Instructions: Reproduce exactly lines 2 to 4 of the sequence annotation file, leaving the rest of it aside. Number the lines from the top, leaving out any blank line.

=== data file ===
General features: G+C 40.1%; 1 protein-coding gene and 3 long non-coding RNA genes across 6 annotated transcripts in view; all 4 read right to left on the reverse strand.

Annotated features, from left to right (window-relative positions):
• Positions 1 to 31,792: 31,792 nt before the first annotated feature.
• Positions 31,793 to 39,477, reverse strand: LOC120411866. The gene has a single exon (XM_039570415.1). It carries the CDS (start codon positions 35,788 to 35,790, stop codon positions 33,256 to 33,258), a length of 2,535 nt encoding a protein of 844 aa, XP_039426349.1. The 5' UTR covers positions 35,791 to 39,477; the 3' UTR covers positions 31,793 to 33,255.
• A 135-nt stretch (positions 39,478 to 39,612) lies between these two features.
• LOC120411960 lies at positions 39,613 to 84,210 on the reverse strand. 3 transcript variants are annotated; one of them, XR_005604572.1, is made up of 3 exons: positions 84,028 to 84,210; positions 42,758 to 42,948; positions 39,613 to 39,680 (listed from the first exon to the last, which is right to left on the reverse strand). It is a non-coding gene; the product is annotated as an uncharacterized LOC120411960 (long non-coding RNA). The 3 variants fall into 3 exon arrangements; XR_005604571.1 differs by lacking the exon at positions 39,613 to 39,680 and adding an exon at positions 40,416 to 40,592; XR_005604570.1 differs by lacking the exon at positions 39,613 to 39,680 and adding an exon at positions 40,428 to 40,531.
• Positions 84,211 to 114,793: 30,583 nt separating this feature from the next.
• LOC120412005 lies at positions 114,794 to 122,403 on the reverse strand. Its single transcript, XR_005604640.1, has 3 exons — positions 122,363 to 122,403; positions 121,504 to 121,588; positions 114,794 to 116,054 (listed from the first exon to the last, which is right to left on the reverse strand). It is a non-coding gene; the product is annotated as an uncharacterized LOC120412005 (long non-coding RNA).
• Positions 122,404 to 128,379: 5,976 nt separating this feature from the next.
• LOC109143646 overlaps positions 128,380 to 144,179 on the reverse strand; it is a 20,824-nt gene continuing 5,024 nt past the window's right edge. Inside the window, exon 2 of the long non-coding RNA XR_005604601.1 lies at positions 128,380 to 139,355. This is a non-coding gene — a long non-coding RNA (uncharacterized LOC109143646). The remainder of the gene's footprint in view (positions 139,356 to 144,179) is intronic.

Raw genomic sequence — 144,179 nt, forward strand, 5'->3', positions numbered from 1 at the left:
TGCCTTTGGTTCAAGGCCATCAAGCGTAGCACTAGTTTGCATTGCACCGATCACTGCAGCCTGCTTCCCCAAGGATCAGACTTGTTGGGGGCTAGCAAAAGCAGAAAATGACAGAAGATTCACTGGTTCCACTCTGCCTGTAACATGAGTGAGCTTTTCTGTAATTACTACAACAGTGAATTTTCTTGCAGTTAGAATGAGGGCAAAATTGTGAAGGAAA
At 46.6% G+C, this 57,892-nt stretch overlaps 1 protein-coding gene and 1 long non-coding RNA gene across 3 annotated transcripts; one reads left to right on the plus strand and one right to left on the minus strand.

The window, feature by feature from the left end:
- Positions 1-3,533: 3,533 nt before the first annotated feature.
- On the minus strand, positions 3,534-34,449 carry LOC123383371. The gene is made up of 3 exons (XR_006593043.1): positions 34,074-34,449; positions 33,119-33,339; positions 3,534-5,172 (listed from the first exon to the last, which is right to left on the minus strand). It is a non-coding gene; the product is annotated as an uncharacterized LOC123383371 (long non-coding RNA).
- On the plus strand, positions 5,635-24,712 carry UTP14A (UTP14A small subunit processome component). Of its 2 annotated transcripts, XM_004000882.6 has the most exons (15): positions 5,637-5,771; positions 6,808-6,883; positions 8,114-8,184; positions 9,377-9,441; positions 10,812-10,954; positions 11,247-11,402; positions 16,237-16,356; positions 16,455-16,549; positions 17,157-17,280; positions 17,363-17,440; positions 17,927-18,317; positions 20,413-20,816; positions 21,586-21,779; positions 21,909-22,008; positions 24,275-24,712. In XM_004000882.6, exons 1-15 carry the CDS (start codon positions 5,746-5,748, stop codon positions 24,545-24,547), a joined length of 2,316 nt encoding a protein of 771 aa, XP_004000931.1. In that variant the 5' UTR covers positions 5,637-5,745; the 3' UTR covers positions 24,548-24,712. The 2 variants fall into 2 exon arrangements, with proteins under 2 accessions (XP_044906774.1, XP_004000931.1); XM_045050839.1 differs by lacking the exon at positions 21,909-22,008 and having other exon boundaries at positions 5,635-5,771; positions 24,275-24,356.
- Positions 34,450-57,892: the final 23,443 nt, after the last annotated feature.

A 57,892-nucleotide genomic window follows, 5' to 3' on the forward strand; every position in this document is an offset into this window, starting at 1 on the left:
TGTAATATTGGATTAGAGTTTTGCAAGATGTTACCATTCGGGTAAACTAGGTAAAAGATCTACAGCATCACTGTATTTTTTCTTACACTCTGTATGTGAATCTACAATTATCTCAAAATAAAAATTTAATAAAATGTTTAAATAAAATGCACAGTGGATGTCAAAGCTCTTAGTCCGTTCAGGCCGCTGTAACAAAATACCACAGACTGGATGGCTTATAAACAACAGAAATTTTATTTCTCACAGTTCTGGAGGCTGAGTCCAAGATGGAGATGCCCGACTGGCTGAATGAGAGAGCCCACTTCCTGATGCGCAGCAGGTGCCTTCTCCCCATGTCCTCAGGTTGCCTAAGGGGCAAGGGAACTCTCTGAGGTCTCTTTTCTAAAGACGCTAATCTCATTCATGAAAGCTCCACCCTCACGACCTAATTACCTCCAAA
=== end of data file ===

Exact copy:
Annotated features, from left to right (window-relative positions):
• Positions 1 to 31,792: 31,792 nt before the first annotated feature.
• Positions 31,793 to 39,477, reverse strand: LOC120411866. The gene has a single exon (XM_039570415.1). It carries the CDS (start codon positions 35,788 to 35,790, stop codon positions 33,256 to 33,258), a length of 2,535 nt encoding a protein of 844 aa, XP_039426349.1. The 5' UTR covers positions 35,791 to 39,477; the 3' UTR covers positions 31,793 to 33,255.